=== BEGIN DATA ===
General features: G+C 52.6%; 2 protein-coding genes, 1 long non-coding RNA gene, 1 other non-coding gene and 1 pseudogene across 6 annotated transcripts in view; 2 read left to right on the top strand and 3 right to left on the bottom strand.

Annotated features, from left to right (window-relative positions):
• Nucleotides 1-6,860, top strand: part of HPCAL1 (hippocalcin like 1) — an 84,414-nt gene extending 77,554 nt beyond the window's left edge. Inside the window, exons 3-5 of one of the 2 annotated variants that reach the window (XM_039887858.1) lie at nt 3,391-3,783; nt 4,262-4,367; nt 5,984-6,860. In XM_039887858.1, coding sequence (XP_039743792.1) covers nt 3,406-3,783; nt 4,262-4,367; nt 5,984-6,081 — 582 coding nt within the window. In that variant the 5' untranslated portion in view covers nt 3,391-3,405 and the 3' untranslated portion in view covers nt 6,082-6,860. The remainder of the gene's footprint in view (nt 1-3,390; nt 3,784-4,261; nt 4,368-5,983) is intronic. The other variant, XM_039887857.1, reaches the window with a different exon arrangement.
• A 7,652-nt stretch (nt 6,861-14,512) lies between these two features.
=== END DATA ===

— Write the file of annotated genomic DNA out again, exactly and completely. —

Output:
General features: G+C 52.6%; 2 protein-coding genes, 1 long non-coding RNA gene, 1 other non-coding gene and 1 pseudogene across 6 annotated transcripts in view; 2 read left to right on the top strand and 3 right to left on the bottom strand.

Annotated features, from left to right (window-relative positions):
• Nucleotides 1-6,860, top strand: part of HPCAL1 (hippocalcin like 1) — an 84,414-nt gene extending 77,554 nt beyond the window's left edge. Inside the window, exons 3-5 of one of the 2 annotated variants that reach the window (XM_039887858.1) lie at nt 3,391-3,783; nt 4,262-4,367; nt 5,984-6,860. In XM_039887858.1, coding sequence (XP_039743792.1) covers nt 3,406-3,783; nt 4,262-4,367; nt 5,984-6,081 — 582 coding nt within the window. In that variant the 5' untranslated portion in view covers nt 3,391-3,405 and the 3' untranslated portion in view covers nt 6,082-6,860. The remainder of the gene's footprint in view (nt 1-3,390; nt 3,784-4,261; nt 4,368-5,983) is intronic. The other variant, XM_039887857.1, reaches the window with a different exon arrangement.
• A 7,652-nt stretch (nt 6,861-14,512) lies between these two features.